Scottish Independence Could Indirectly Lead To The End Of Britain's Nuclear Arsenal
The UK's nuclear deterrent is currently housed in western Scotland - and if the newly independent Scots decide to banish the UK's major nuclear base London could decide that the weapons are simply too expensive and impractical to retain.
Britain was the third country in the world to develop a nuclear capability. In the 61 years since its first nuclear test, the United Kingdom has lost almost all of its once-sprawling empire, which included places like Sudan, Belize, and Malaysia the day the UK detonated its first nuclear bomb in 1953.
Back then the UK saw itself as a superpower that needed nukes, partly as a matter of national prestige. "We have got to have this thing over here whatever it costs," Foreign Secretary Ernest Bevin said in October of 1946. "We have got to have [a] bloody Union Jack on top of it."
Nukes also represented an important line of defense for a country that had just staved off an attempted German invasion of the island during World War II and suffered sustained bombing of several of its major cities.
But that logic makes far less sense in contemporary times, when Britain seems at far less risk of an existential threat, and what threats there are seem to come from amorphous (i.e., hard to nuke) groups like ISIS.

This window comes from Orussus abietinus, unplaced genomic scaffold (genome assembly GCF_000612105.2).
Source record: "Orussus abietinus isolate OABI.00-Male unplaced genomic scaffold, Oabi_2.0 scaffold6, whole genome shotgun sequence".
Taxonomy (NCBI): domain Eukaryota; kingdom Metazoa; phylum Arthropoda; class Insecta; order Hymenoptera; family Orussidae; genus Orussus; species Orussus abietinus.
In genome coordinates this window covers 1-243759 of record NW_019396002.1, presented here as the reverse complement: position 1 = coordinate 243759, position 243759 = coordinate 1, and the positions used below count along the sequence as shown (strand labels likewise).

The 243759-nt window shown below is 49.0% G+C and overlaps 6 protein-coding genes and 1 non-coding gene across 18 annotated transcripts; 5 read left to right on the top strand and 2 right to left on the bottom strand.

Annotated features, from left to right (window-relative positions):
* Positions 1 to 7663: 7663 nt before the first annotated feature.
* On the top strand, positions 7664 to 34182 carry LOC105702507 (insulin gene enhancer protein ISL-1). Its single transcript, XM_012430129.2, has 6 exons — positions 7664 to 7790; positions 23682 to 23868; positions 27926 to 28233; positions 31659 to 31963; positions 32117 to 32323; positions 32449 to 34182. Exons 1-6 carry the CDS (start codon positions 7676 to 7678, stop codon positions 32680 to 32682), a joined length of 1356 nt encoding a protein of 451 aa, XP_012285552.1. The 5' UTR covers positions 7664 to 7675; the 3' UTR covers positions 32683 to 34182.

Britain's arsenal, which is fully integrated into NATO's European nuclear infrastructure, currently hinges on a single nuclear-armed submarine plying the waters off of the Scotland's western coast (Britain has four nuclear attack subs, but only one is actively deployed at a given time). Even this minimal form of nuclear deterrence, however, comes with major back-end costs that Scotish independence would greatly magnify.
According to a report by the Royal United Services Institute, estimates of the cost of moving the UK's nukes out of Scotland "have ranged from the low-billions up to 50 billion [pounds]." The UK would have to build new munitions facilities, along with an "entirely new ship lift ... utility supply buildings, licensed berths, support areas and earthworks" at a hypothetical replacement base that it would have to constructed more or less from scratch.
And this is on top of the estimated 18 billion pounds needed to replace the existing submarine fleet some time in the next decade or so.
Relocating the nukes wouldn't just be costly but politically problematic as well. There's talk of moving some of the nukes to the U.S. or to NATO bases elsewhere in Europe, but at that point it becomes even harder to justify keeping them under Britain's charge.
The nukes could be moved somewhere within England, but the RUSI report estimates that that could take well over a decade, turning the arsenal into a long-term sticking point between the UK and a newly independent Scotland and possibly a major domestic political issue within a diminished UK as well.
"There may well be a certain financial threshold above which the benefits of retaining nuclear weapons in the event of Scottish independence are felt to be outweighed by their growing costs," the RUSI report states. "However, there is no a priori means of determining where that threshold might lie."
In other words, a "yes" vote on Thursday might force the UK to reconsider whether it even wants or needs nuclear weapons at all - on top of the other fundamental long and short-term issues Scotish independence would force the remaining members of the Union to confront.
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